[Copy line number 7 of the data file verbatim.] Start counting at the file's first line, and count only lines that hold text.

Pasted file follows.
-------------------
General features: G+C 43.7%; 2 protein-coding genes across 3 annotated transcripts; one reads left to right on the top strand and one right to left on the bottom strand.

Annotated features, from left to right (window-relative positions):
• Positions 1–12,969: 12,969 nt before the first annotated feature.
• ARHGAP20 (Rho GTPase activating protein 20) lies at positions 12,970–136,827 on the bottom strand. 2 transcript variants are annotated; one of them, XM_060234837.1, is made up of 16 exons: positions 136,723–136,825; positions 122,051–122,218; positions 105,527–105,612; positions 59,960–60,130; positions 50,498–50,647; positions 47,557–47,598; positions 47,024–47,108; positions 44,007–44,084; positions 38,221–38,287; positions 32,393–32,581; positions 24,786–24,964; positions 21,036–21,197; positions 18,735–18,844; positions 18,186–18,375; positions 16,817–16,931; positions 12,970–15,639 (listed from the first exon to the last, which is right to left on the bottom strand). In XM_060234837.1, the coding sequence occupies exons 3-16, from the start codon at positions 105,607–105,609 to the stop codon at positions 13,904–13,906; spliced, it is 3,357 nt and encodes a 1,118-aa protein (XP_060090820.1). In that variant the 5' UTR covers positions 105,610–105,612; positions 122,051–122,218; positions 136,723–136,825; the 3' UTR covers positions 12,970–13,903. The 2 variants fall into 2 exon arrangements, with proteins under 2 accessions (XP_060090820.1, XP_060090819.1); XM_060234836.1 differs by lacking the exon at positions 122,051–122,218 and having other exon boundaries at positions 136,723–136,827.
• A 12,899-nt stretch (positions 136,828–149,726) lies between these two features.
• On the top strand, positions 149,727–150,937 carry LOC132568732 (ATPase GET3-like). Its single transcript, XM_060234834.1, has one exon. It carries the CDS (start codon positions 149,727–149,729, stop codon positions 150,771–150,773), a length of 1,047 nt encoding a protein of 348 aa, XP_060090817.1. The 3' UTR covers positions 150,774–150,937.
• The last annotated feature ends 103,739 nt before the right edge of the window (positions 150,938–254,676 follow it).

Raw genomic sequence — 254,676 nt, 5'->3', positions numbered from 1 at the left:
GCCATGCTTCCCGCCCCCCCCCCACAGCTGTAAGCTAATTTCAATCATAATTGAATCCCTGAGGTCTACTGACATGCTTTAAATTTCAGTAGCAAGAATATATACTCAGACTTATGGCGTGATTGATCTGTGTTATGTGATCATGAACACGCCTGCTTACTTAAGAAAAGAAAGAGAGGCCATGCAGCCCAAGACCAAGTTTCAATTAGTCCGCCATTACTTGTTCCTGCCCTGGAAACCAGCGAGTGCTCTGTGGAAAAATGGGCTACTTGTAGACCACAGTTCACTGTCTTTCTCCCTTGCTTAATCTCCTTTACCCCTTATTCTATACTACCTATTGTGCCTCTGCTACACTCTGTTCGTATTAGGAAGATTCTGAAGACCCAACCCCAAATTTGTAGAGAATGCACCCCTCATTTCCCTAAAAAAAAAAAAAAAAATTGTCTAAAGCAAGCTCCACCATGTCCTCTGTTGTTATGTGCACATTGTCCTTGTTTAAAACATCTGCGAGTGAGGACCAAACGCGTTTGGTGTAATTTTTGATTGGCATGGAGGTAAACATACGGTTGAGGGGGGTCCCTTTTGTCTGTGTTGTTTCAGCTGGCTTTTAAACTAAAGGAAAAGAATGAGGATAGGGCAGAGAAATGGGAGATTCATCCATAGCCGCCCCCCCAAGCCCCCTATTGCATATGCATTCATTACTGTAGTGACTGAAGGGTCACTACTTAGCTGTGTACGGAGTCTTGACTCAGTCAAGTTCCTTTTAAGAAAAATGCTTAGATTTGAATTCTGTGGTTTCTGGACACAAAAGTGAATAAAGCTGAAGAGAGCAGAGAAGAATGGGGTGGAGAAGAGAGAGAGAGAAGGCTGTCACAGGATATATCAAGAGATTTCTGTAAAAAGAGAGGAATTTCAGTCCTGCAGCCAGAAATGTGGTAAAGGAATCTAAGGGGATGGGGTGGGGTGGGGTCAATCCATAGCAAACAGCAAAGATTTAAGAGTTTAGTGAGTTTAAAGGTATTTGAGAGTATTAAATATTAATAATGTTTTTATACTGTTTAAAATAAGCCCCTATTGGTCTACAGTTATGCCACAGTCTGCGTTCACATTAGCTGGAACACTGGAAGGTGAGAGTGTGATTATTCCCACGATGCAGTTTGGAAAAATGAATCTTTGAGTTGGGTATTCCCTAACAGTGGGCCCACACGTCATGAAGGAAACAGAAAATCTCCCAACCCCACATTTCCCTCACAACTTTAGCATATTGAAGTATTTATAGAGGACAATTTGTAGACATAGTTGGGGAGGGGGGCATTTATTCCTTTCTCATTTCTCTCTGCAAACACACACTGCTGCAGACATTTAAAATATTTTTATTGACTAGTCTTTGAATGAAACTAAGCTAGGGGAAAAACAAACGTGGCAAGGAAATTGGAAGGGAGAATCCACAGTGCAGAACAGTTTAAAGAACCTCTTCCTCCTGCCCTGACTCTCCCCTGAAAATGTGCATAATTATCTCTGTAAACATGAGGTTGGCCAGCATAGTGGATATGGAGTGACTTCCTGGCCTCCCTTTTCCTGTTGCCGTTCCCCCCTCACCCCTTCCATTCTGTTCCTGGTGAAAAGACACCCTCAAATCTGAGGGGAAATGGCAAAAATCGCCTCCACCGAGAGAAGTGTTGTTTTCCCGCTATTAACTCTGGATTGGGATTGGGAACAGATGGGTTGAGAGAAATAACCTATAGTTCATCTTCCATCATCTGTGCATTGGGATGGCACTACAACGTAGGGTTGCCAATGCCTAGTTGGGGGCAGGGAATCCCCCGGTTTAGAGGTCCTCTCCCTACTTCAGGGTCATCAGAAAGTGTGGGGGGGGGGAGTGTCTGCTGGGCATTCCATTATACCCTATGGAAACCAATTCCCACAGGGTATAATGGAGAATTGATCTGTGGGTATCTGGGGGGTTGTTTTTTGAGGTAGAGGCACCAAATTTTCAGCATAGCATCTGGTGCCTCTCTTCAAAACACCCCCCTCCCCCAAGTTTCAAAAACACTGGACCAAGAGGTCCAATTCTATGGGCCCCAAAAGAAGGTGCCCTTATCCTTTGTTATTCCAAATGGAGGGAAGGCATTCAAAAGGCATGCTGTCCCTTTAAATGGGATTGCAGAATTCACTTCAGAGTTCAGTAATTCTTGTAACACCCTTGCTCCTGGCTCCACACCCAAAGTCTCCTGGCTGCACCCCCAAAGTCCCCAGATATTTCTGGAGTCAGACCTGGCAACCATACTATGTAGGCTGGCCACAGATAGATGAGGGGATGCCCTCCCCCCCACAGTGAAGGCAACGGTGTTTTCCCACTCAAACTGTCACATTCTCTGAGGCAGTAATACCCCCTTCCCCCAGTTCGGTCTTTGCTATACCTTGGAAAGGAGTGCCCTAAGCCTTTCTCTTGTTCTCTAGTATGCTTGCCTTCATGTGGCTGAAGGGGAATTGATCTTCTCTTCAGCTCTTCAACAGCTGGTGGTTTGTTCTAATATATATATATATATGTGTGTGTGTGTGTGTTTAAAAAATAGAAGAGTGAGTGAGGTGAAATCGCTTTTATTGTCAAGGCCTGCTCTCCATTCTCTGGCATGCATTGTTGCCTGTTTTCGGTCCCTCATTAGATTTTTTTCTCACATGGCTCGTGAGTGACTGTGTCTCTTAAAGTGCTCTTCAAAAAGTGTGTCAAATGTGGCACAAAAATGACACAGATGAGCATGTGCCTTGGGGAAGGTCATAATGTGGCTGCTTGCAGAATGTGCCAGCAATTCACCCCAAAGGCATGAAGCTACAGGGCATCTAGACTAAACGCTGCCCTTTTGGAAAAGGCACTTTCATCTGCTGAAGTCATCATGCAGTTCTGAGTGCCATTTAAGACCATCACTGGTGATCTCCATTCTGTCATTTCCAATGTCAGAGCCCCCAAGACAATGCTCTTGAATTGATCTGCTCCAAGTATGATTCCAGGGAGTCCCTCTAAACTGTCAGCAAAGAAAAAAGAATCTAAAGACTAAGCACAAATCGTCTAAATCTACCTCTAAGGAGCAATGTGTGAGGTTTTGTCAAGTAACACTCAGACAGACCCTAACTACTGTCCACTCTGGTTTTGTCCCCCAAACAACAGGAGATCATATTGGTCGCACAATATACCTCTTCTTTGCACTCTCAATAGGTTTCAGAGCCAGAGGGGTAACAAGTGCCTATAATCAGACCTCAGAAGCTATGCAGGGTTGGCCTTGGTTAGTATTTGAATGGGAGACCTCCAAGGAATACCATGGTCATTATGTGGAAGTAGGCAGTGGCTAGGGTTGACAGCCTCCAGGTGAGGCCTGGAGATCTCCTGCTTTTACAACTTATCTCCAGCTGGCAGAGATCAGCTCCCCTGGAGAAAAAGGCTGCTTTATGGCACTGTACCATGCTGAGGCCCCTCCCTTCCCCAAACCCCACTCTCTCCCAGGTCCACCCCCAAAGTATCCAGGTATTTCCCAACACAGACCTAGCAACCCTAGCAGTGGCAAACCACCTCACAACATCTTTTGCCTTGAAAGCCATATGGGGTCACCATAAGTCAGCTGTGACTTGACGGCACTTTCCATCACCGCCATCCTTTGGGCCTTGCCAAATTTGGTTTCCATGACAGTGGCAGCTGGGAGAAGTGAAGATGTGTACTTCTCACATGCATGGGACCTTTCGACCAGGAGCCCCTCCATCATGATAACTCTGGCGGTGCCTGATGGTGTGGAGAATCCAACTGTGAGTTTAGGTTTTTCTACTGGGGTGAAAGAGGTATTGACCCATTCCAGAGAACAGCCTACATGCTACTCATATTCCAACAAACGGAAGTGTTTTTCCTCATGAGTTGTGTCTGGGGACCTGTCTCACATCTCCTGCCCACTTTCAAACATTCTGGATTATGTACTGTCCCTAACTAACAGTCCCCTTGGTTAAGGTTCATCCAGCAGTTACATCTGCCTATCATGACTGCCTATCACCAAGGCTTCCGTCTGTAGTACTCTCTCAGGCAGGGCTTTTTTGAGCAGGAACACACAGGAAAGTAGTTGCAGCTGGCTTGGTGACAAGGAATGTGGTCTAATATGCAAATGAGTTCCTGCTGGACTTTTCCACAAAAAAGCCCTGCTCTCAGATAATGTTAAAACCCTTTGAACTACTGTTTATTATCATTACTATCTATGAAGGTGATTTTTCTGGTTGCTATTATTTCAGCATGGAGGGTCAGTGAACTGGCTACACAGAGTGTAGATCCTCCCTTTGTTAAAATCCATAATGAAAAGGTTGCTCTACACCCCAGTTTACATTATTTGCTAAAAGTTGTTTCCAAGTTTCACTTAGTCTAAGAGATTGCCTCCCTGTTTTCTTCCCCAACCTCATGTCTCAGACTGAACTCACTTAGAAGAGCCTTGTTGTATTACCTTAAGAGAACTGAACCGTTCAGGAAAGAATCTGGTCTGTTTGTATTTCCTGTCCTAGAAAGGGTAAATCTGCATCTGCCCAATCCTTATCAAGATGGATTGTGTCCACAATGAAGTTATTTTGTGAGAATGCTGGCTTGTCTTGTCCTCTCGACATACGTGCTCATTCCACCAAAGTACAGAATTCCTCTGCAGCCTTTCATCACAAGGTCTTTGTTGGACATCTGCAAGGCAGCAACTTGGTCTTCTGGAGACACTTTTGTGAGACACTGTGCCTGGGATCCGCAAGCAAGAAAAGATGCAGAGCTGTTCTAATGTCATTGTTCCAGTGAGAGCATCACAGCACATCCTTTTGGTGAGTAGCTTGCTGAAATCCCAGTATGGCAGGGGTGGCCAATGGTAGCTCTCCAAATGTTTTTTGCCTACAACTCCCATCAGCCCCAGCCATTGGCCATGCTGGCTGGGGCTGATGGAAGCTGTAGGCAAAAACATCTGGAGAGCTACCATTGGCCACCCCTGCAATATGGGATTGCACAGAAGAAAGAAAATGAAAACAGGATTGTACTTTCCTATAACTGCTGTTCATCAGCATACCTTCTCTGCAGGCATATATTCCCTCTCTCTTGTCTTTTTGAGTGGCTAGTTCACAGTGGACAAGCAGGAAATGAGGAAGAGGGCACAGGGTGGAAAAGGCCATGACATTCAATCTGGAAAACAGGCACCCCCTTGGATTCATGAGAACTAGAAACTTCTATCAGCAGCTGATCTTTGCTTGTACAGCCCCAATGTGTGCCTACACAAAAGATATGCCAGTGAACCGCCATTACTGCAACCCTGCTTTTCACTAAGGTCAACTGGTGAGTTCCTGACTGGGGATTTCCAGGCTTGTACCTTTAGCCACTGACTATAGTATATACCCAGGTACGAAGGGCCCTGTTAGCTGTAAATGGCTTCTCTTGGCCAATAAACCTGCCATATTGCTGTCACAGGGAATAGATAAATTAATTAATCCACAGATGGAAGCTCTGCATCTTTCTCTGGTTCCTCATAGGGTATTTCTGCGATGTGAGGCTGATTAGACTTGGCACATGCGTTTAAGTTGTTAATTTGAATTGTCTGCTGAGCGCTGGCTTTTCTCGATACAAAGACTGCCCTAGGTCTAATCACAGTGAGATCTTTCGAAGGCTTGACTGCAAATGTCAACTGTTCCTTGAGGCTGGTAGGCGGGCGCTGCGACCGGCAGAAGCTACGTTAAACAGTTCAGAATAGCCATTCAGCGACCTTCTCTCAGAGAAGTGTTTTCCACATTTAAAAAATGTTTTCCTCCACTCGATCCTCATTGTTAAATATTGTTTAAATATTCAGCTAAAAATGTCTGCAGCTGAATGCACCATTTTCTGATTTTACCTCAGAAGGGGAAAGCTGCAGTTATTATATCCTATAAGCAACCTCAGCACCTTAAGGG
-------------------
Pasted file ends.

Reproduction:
• The last annotated feature ends 103,739 nt before the right edge of the window (positions 150,938–254,676 follow it).